How to remove a broken screw?

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I am working with white oak and brass hinges. The hinges came with #4 brass screws. When first installing the hinges I used steel screws. When attempting to replace the steel screws with the brass ones the second one broke. My question is how do I remove the broken piece of the screw? Thanks for any and all help.
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On 2/17/2012 12:01 PM, trvlnmny wrote:

Ask for EZ-Out at your favorite automotive (or other) store. See below
http://www.toolprice.com/category/screwextractors /
My success with them has been mixed. I've never tried one on a brass screw, but it seems like it should work. HTH, Bill
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Bill wrote:

EZ-out is made for screws with stripped heads, not for broken ones AFAIK.
Somewhere I saw a device like a mini- hole saw. You cut a plug out with the broken screw in the center, then plug the hole and go from there.
--
Gerald Ross

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Gerald Ross wrote:

(Amazon.com product link shortened)°01DSZ3AA&linkCode=asn
This one is from Amazon and is called a 5/15" screw extractor.
--
Gerald Ross

Nine out of ten men who try camels
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I used the 1/4" version when I had a similar problem recently (though my problem was the defective steel screws).
Worked quite nicely, though I'm still a bit worried about having 3 of the screws going into end grain where I plugged the holes w/ dowels --- wouldn't be as worried 'cept that 2 of the holes are under 1 hinge half, leaving only 1 good screw for that part...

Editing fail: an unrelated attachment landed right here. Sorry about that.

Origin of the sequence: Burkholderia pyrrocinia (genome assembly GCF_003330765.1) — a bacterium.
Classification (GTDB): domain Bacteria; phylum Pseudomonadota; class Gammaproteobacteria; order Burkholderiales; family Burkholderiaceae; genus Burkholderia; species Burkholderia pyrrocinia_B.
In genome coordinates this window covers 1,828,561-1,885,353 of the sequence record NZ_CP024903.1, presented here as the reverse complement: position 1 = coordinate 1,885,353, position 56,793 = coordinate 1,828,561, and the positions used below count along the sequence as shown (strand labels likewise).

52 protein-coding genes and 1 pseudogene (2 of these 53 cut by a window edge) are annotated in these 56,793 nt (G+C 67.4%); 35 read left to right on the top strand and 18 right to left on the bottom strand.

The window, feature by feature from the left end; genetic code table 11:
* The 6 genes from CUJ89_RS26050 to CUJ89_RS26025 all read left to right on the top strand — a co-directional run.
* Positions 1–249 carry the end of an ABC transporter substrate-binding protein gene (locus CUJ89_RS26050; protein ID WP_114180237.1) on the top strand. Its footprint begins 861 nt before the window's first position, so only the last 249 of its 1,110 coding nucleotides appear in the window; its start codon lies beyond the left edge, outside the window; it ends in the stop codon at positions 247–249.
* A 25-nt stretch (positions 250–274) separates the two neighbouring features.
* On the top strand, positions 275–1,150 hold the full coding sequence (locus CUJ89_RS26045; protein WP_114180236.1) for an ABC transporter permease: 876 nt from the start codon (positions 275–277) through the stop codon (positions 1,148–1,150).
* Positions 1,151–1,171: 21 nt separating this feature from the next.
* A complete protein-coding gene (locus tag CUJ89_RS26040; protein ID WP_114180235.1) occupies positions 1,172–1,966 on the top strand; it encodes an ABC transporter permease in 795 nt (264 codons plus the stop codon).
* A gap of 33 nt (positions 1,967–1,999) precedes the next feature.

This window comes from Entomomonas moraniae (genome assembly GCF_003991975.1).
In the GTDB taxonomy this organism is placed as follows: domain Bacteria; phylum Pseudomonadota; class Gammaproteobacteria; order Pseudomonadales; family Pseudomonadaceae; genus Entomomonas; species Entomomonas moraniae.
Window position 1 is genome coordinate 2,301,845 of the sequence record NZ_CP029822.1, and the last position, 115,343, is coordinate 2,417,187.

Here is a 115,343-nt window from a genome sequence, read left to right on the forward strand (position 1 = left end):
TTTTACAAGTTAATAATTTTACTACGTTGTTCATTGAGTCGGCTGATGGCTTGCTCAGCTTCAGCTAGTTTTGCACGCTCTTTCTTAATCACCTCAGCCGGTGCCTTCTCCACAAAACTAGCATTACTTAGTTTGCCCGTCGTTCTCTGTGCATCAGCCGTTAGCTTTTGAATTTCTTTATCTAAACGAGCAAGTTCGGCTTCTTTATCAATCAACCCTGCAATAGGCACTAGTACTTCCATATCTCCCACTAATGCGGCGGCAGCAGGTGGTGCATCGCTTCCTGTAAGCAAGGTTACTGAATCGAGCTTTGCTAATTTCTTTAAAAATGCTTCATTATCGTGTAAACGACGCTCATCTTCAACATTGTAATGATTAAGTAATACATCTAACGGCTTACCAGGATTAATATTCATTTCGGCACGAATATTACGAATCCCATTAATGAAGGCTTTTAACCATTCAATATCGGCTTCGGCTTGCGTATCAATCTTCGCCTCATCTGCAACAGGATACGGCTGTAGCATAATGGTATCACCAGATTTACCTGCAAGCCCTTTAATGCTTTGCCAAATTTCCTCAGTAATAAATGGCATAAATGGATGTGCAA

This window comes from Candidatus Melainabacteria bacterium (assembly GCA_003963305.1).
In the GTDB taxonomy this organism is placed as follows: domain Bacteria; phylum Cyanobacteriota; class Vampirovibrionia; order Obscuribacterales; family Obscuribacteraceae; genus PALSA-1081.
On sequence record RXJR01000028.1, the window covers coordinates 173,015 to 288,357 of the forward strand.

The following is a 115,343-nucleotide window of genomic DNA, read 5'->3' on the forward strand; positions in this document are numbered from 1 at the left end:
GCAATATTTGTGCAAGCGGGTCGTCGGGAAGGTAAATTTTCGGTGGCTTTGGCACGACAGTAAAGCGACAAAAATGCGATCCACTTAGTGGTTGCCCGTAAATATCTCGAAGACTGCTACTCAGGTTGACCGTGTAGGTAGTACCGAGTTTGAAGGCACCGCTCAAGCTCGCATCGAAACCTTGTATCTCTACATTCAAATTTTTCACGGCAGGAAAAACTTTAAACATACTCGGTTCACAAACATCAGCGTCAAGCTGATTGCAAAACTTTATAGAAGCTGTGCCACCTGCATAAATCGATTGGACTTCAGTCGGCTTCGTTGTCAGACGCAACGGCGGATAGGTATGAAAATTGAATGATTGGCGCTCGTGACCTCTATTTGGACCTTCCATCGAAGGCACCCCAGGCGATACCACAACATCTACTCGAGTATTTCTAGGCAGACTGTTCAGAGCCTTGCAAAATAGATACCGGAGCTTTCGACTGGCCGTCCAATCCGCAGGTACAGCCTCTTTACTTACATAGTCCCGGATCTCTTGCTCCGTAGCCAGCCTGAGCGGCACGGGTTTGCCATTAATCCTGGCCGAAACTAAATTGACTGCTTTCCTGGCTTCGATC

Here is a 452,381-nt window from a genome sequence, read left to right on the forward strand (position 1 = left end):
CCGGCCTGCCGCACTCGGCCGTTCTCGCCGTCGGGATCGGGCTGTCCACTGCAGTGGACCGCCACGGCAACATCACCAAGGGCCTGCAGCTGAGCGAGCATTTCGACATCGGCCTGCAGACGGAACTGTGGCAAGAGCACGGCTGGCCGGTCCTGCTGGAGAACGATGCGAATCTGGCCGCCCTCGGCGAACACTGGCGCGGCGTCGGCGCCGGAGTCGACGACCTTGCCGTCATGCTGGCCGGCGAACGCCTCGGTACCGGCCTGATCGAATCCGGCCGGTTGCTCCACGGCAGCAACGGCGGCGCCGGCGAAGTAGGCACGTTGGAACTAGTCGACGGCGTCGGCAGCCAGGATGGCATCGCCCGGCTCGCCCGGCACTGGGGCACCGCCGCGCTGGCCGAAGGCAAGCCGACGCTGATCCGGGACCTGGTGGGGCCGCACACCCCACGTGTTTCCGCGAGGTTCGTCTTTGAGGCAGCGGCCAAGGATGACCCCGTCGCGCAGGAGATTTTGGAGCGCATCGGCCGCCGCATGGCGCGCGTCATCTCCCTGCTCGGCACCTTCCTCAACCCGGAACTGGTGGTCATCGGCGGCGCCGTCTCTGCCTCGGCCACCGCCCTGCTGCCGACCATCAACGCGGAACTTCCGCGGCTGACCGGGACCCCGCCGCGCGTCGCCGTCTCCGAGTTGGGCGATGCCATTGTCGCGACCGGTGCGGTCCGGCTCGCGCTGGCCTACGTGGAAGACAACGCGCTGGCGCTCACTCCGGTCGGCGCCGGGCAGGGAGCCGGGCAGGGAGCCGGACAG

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If you had used a plug cutter to cut new plugs, you wouldn't have to use end grain. Just use a cutter bigger than the hole. Glue in, and relax. That's kind of why a golf and brake line make sense.
Of go to a hobby supply and get some tubing. Pick out some tubing that fits into each other. Then make your own. ABout $2...
On 2/17/2012 1:25 PM, William F. Adams ( snipped-for-privacy@aol.com) wrote:

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On Feb 17, 1:34 pm, tiredofspam <nospam.nospam.com> wrote:

I actually bought a plug cutter at the same time, but was too impatient to use it.
Neat idea 'bout the nesting tubing --- how do you get the plugs out of the larger size?
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snipped-for-privacy@aol.com wrote:

By pushing a piece of the next smaller size tubing through.
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You put teeth in the tubes and just cut holes. Make sure you file the tube a little on the inside to remove andy burs on the inside before cutting teeth.
Then chuck them in the drill or drill press and cut. Then band saw the plugs out. simple. you can also strengthen the tubes where they chuck by putting a larger tube over the smaller, cutting it to size for the chuck, and soldering it so it doesn't crush.
On 2/17/2012 9:52 PM, William F. Adams ( snipped-for-privacy@aol.com) wrote:

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On Fri, 17 Feb 2012 10:53:22 -0800 (PST), Robatoy

It's not like #3 brass screws are going to be structural or anything, KnowwhatImean,Vern?
-- The ultimate result of shielding men from folly is to fill the world with fools. -- Herbert Spencer